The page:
Patients here generally just do what their doctors order, but in our case the first doctor misdiagnosed my problem as a fracture and not as a tear in the tendon and we had to push to get a second opinion. The second doctor had already reserved a room for surgery the soonest we could see him when we saw him.

The other situation for me is the expert is only here on Fridays and is not a full-time member of the hospital, and the full-time doctors are a little more conservative. So, we are getting two different sets of diagnoses and that's one of the reasons why I came here...where there is yet another set of diagnoses. At least with the information I am getting from here and elsewhere I can ask perhaps better questions.

I have to hope they know what they are doing, but I am also trying to stay vigilant.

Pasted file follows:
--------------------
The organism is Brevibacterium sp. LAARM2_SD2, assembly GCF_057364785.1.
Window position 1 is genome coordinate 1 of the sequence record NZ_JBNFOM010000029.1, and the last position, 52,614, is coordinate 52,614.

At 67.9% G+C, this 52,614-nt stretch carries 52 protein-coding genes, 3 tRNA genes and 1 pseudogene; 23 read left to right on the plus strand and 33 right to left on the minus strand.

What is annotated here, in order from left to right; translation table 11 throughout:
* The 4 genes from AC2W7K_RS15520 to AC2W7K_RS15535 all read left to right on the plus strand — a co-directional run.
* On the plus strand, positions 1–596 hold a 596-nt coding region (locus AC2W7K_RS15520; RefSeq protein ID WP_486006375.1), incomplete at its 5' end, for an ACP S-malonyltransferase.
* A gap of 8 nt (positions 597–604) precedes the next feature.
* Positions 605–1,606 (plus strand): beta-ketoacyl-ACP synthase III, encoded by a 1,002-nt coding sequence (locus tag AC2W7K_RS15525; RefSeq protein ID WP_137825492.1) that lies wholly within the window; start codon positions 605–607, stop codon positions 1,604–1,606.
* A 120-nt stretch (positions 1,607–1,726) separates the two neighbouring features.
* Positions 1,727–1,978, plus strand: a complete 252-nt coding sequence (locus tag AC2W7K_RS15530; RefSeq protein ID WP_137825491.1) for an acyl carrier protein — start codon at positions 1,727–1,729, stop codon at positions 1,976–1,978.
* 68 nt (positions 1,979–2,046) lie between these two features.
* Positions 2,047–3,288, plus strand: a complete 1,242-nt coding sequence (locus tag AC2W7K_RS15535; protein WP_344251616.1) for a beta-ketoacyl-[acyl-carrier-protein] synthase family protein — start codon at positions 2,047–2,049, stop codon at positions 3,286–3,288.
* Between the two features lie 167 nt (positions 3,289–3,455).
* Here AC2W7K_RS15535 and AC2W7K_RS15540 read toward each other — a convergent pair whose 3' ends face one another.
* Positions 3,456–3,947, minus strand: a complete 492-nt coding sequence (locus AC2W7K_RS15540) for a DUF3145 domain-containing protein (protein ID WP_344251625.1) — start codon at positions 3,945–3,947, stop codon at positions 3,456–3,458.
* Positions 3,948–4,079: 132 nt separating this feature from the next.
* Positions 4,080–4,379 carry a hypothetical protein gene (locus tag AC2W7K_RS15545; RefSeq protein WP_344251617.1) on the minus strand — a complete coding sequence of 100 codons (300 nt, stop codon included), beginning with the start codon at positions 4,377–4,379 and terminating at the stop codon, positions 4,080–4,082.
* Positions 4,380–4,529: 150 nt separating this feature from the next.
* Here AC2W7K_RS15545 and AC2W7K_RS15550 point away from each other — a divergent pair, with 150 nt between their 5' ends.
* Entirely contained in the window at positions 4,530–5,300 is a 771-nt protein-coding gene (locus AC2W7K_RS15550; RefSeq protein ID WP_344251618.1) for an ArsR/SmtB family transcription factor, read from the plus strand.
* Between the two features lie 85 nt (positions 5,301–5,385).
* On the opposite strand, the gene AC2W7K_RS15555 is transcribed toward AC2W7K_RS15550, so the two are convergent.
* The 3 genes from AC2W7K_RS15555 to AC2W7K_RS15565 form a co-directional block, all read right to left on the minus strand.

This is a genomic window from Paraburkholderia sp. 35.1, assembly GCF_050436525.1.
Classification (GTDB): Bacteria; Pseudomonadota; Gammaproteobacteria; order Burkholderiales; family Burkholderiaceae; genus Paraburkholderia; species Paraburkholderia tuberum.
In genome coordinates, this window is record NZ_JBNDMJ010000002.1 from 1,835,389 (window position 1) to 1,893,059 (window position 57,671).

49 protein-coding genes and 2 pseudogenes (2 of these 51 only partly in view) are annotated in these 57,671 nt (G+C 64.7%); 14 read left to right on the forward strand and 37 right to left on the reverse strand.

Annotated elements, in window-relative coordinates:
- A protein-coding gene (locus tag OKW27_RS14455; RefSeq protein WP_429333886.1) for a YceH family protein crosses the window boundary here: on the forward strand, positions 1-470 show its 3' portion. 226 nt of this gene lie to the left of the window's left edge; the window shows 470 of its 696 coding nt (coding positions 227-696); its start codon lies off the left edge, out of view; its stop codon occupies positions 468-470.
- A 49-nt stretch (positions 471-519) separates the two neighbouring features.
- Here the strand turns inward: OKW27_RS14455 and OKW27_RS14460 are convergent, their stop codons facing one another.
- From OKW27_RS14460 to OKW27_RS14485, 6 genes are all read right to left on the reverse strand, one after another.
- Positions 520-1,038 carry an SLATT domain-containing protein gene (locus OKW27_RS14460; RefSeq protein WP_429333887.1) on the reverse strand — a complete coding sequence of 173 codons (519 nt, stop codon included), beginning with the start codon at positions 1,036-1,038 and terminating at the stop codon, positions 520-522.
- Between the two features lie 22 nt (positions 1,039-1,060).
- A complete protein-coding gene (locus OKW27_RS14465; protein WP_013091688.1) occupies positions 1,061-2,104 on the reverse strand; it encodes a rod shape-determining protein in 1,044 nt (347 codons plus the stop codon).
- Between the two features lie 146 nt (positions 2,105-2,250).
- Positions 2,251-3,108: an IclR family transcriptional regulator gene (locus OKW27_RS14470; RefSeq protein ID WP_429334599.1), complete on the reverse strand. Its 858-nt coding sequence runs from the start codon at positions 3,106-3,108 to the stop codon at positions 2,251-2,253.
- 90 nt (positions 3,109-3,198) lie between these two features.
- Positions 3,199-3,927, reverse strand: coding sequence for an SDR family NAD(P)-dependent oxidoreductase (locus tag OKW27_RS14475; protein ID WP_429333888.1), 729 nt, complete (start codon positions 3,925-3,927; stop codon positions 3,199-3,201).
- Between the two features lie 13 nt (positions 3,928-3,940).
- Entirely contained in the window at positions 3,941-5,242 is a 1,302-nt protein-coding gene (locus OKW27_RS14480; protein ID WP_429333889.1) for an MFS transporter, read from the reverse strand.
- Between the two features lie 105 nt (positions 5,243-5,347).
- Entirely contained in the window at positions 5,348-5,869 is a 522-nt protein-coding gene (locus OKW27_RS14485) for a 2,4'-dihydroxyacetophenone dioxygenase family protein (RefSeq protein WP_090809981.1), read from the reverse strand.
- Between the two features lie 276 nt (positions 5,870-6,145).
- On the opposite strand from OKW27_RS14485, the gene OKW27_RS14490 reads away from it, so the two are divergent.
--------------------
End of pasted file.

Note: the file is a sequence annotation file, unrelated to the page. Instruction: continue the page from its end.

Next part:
Sorry again for the longish post. I have a lot of time on my hands. I will go off and read more on the FB site. Thanks again for that and for your reply.

Offline John42

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Re: Opinions regarding treatment in Japan
« Reply #3 on: April 04, 2017, 07:21:32 AM »
Hi spmcg77

You should understand that you have sustained a very rare injury,  and that is why it is important for you to include in your questions to your PT  " have you seen this type of injury before?

Wish you well and keep posting.    Where do you live?

Best/ JohnK/ Manchester UK
Ruptured Patella Tendon January 9 2003
Slipped on black ice.  Manchester UK

Complete Ruptured Tendon

Offline spmcg77

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Re: Opinions regarding treatment in Japan
« Reply #4 on: April 07, 2017, 12:24:54 PM »
JohnK,

Thanks as always for the advice. Yes, finding a good place for PT is going to be a challenge. As before, the orthopedist this time is also recommending somewhere closer to our house in Inuyama, Japan saying they are all the same. I keep saying that we consider good care more important than a little inconvenience.

Today I had my cast off and they took some X-rays. The doctor seem to think I didn't need to wear a brace at all, but when a nurse double checked he said maybe when I was away from home it would be a good idea to wear one. The one I have is just a plastic brace held on with Velcro straps.